Care Guides


Your landscape plants have been selected for their hardiness and suitability to the location.  This guide has been written to further ensure that your plants will not only survive, but thrive and mature in your landscape.


The Most Important Factor

By far, the chief reason plants fail following installation is due to too little or too much water.  Newly planted nursery stock should not be allowed to become dry.  Water thoroughly, then check the plants again every few days.  If the soil surrounding the rootball feels dry, then it’s time again to water.  Quantity is more important than frequency.  Deep soakings encourage better rooting, and the faster your plants set new roots, the faster they will begin to grow.  Frequent shallow watering encourages rooting in the upper layer of soil which is the first portion to dry out in a drought.  Do not water if the soil feels muddy or soggy--it is possible to over-water and kill your plants.

 Initially, watering can be a time-consuming chore.  Although a sprinkler can be used, it frequently misses the edges of a setting and must be done for several hours to allow enough water to penetrate deeply.  I suggest holding the hose at the base of the shrub or tree and letting the water flow out steadily for a period that seems appropriate for the size of the plant.  Remember that sandy soil will require much more watering than clay soil.

For shallow-rooted plants such as perennials and annuals, an oscillating sprinkler is sufficient.  Allow the moisture to penetrate the mulch and the upper five or six inches of soil.


Sod should be watered every day for the first three weeks.  Thereafter, a weekly rainfall of at least one inch or watering twice weekly will suffice.  Until well established, seeded or sodded lawns should not be allowed to dry out.  The soil should always be kept slightly moist.  Foot traffic is not especially damaging, but dragging hoses across the ground should definitely be avoided.  Mow your lawn approximately two inches in height in spring and fall and 2 1/2 - 3 inches in the summer.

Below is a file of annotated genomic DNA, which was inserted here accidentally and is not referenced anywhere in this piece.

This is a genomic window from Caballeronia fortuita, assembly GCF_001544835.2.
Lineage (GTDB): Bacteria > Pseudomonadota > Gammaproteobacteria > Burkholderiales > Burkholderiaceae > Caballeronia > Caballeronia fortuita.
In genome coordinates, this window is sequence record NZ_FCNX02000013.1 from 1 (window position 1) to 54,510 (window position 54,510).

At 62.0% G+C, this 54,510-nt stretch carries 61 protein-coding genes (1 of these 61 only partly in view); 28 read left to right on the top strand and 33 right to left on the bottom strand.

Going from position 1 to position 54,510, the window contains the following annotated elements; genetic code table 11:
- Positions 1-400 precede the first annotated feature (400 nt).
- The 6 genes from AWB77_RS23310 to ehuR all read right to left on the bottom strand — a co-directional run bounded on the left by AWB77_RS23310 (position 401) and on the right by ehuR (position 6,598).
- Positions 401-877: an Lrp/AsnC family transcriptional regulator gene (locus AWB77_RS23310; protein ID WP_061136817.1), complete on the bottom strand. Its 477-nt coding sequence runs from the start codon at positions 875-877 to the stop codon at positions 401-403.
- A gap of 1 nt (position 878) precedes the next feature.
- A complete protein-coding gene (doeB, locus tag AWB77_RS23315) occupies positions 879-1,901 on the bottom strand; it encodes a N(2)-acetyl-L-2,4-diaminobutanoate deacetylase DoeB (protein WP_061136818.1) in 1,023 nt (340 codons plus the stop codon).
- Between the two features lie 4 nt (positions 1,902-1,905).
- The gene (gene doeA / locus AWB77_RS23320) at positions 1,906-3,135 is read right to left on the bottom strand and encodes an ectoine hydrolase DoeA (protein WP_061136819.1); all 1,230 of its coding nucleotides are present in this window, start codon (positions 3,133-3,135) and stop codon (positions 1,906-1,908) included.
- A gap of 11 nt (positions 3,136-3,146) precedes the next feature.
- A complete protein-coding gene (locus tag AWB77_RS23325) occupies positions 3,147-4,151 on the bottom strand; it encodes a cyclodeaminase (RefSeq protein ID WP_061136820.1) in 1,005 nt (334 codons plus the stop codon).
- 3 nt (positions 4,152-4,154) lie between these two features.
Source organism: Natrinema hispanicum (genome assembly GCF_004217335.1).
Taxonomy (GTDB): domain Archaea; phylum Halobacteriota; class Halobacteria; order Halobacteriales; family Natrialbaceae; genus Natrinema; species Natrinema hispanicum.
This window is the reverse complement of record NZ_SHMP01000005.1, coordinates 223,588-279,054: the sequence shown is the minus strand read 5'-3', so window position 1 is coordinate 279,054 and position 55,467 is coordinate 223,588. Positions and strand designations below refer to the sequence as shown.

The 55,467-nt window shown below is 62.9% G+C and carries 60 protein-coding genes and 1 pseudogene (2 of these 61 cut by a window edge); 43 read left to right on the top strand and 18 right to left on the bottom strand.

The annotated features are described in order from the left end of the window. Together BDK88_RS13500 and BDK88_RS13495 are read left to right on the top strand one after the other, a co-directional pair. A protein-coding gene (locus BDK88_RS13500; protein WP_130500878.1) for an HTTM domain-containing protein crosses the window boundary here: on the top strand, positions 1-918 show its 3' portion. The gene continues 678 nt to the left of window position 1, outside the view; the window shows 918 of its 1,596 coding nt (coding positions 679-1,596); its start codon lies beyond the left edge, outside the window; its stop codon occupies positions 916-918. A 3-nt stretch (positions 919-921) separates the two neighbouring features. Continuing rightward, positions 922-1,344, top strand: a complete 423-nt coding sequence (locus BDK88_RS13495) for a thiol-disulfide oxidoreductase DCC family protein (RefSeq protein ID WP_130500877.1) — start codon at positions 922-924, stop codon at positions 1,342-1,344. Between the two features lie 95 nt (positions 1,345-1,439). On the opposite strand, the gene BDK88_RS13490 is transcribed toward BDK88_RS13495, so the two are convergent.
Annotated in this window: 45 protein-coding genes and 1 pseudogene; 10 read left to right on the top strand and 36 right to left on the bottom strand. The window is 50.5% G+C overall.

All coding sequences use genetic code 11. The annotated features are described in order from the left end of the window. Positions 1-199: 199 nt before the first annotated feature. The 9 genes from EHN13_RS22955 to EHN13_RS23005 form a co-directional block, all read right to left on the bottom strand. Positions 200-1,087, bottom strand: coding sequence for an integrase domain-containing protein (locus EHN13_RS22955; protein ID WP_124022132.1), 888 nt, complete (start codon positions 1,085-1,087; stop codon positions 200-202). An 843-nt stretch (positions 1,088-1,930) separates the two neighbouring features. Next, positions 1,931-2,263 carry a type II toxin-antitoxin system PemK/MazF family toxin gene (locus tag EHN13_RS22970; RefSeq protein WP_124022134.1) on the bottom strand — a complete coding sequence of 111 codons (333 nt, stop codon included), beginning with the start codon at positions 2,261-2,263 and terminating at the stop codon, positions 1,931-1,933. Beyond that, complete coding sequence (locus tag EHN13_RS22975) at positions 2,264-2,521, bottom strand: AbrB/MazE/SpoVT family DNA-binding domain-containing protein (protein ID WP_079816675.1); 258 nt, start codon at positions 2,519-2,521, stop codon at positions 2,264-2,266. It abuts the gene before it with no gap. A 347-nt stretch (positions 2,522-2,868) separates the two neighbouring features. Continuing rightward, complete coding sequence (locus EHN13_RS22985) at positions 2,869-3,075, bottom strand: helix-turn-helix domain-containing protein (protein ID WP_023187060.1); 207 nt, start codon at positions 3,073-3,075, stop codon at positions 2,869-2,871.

For lawn fertilization, have the soil tested, then lime in the Spring or Fall if necessary and fertilize in the Spring and early Fall. 


A mild application of fertilizer was added during installation to promote rooting.  Shrubs planted from April 1st to June 15th can have a mild fertilizer application in late August.  Plants installed after June 15th should be fertilized in the early spring of the following year. 

Fertilize flowers and vegetables early Spring and lightly fertilize several times during the growing season. 


This is not usually needed during the first growing season.  Although it normally will not damage the plant, I do not favor tight shearing of plants to create or maintain unnatural shapes such as blocks or globes.  When pruning, consider the plant’s natural appearance and try to maintain that shape in the size desired.  Since different plants have individual pruning requirements, a manual on pruning may be helpful or consider having it done professionally. 


Remove guide wires and stakes after the first year. 

Remove tree wraps after three years.  Loosen tree wraps twice per growing season. 


With a large variety of pesticide chemicals available everywhere from supermarkets to hardware stores, homeowners are often eager to apply them to plants whether they show a problem or not.  Pesticides, in fact, are toxic chemicals that should not be used indiscriminately.  Preventative spraying, in most cases, has negligible benefits and does nothing but add more toxic waste to the environment.  If a pest or disease problem does exist and chemical treatment is necessary, use the proper product and follow the directions as to the dosage, application method and frequency.


Thoroughly insulate planter sides, top and bottom, if possible in mid-November.  Remove insulation in April.  Monitor soil moisture two to three times per week. 


Information on winter protections is detailed on a separate sheet. 


You do not have to be a certified horticulturist to determine the general health of a shrub or tree.  An occasional once-over of the plants will give you a basis for comparison so that a problem in the future will be detected early.  Most problems can be corrected quite readily if the problem is not allowed to persist for more than a season or two.  Likewise, the inverse is true and sometimes a late detection prevents a plant from being saved.